Shaun Tan’s mildly surrealistic painting “A Bear and Her Lawyer” (2016) was conceived as one of his double page illustrations for the 25 modern-day animal-themed fables comprising the book “Tales from the Inner City” (2018).
In the picture, a diminutive lawyer and bear ascend the deserted gray steps leading to a courthouse. In the story, bears seek judicial redress from humankind for a list of complaints stretching back 10,000 years. Humanity, however, determines not to recognize the ursine judicial system, shooting the bears and their lawyers. Then the tale fills with an air of pain and persecution as a convoy of trucks pulls up, laden with damning documentation detailing humanity’s other crimes: The cattle have arrived and, as the exhibition explanation menacingly puts it, they are “lawyered up” and determined to have their hearing.
This one episode is among the 130-odd illustration-related exhibits in “The World of Shaun Tan” at Museum “Eki” Kyoto. The exhibition shows how Tan, an Australian graphic novelist, illustrator and filmmaker, took his ideas from an initial concept to the book page and, more recently, into animation.
Tan’s imaginative worlds are usually a little dark, carrying generalized unnerving undertones and featuring dystopias, alienation, suffering, disaster, bureaucracy and monsters. All this is punctuated by the cutesy and homely camaraderie between family, friends and strangers, and they mostly have happy endings. Though he is frequently pigeonholed in the children’s literature category, Tan’s audience is far broader, and it is much devoted to its favored storyteller’s tales of pleasurable uncanny.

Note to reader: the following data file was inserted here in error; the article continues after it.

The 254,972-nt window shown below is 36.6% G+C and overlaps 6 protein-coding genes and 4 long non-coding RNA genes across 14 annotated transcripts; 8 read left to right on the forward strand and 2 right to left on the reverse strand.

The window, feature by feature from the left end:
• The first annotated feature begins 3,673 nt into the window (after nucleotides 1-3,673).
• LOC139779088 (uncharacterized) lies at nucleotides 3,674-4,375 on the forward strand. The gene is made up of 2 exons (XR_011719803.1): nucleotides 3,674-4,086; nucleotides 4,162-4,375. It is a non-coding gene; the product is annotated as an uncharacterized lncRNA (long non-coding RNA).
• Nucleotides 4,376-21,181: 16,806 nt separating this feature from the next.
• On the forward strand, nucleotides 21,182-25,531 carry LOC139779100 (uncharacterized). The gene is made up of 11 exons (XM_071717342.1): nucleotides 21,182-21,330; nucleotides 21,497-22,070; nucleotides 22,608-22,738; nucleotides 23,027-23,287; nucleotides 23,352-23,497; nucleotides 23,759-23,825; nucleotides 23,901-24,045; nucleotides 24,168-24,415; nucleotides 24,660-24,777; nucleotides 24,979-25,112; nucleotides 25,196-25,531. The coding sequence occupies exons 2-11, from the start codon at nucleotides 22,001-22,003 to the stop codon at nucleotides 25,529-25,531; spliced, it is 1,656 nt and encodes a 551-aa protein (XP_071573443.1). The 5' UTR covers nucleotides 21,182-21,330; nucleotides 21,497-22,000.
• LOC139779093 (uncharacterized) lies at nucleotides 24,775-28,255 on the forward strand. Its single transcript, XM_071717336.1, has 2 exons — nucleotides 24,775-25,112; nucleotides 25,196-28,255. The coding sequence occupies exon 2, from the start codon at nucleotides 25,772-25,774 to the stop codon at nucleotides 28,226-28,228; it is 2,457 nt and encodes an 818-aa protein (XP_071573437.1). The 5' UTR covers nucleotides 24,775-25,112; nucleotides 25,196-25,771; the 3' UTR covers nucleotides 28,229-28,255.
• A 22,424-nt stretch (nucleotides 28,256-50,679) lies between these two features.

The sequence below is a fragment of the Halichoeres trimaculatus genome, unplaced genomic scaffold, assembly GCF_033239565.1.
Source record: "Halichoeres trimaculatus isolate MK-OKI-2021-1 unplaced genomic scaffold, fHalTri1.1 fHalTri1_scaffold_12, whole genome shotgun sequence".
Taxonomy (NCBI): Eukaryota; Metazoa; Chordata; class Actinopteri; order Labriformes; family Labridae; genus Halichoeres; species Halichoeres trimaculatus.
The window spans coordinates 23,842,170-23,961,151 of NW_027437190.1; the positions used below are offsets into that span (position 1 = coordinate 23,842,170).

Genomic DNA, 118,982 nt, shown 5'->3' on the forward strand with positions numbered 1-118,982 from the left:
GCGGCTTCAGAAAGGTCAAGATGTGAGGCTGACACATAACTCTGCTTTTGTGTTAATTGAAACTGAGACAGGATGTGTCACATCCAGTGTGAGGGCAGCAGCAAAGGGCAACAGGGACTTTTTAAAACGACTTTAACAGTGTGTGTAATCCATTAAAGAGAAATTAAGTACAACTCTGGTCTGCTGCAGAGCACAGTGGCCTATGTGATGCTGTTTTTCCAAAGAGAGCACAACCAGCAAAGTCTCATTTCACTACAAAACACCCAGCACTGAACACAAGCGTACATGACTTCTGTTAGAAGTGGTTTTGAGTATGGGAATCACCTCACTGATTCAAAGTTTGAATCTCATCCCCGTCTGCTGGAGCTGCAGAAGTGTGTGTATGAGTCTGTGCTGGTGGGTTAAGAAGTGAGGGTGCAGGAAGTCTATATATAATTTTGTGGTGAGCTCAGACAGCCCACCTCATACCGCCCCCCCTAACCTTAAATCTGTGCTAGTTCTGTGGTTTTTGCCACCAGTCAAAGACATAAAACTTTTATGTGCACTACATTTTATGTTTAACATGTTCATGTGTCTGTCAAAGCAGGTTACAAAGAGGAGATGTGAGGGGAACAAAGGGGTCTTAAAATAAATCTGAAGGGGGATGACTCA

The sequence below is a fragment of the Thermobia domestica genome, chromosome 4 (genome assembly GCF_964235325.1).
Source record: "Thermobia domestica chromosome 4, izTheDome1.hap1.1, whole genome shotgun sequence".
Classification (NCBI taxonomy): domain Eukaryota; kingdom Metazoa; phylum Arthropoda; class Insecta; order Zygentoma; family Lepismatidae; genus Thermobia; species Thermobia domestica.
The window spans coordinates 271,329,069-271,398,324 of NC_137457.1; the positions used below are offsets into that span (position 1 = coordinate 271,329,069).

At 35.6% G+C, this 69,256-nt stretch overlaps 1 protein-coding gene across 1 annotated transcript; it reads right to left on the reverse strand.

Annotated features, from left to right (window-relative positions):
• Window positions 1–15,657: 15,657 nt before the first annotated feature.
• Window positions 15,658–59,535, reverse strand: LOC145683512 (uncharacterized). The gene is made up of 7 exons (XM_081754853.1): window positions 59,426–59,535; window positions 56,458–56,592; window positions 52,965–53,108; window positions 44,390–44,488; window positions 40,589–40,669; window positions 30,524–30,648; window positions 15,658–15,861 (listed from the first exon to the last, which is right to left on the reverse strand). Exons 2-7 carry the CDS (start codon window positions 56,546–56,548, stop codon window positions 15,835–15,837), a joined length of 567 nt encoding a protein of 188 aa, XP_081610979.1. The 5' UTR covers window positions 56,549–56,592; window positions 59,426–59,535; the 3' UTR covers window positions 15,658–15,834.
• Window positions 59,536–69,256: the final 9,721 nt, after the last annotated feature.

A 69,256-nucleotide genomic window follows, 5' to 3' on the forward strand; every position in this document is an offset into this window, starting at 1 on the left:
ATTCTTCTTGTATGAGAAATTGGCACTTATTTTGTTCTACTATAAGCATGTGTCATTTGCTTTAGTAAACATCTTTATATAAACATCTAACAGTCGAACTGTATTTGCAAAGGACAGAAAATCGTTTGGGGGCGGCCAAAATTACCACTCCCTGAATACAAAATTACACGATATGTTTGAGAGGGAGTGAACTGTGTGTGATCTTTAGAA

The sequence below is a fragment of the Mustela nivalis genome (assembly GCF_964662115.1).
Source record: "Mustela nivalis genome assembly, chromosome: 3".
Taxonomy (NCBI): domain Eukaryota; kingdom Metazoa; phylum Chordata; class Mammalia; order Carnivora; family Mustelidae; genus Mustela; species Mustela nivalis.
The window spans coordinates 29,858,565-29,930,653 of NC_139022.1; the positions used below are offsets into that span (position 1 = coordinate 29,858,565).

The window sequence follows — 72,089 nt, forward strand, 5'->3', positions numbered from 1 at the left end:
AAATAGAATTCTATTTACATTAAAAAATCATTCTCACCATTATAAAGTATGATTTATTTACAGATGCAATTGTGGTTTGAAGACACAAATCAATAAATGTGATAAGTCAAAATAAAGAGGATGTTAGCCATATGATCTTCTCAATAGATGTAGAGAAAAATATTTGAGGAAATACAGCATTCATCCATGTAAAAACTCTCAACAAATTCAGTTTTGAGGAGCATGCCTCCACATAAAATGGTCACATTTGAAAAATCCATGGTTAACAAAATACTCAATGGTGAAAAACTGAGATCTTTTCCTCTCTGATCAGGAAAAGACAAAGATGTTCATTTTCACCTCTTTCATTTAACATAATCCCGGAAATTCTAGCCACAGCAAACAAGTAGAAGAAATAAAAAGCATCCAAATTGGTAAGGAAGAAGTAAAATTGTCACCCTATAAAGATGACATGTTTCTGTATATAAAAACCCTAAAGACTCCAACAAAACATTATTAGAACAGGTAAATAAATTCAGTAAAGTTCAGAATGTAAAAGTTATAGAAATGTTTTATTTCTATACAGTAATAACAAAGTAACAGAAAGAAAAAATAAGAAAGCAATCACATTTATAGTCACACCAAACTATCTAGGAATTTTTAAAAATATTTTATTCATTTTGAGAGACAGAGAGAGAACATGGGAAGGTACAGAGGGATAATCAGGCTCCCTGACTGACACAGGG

Tan’s first picture book, “The Lost Thing” (2000), began as a sketchbook doodle that ended up as it is through a series of drawings and paintings, designs and drafts. In the tale, a boy finds a giant mollusk-type creature inhabiting a potbellied stove on the beach and tries to return it to its proper home. It’s a tale about seeking a place in the world to belong, a theme that so resonated with contemporary audiences that Tan’s original 32-page format was adapted into an Academy Award-winning, hand-animated and CG, short film (2010).
Tan spent five years completing the 128-page graphic novel “The Arrival” (2006) that this time forewent a textual narrative. He developed sketches and storyboards, took snaps of himself dressed as the story’s principal unnamed protagonist, made floor plans and models of an imaginary residence, and conceived a strange creature “indigenous” to that residence. Minutely conjuring and detailing his storybook world, Tan’s visual narrative tells the story of an immigrant fleeing a land populated by monsters for a new domain to which he could bring his wife and daughter. Learning to deal with odd behaviors and accepting new environments, even as these are not fully understood by the main character, is part of the thrust of the story.
The exhibition is rounded out with other preparatory book sketches and notes for “Tales from Outer Suburbia” (2008) and “Rules of Summer” (2013); some of Tan’s small suburbia-themed paintings of his Australian environs; and a mock-up of his studio — all of which take the audience further into Tan’s creative processes and, indeed, his “world.”
“The World of Shaun Tan” at Museum “Eki” Kyoto runs through Oct. 14; ¥900. For more information, visit kyoto.wjr-isetan.co.jp/museum/.
IN FIVE EASY PIECES WITH TAKE 5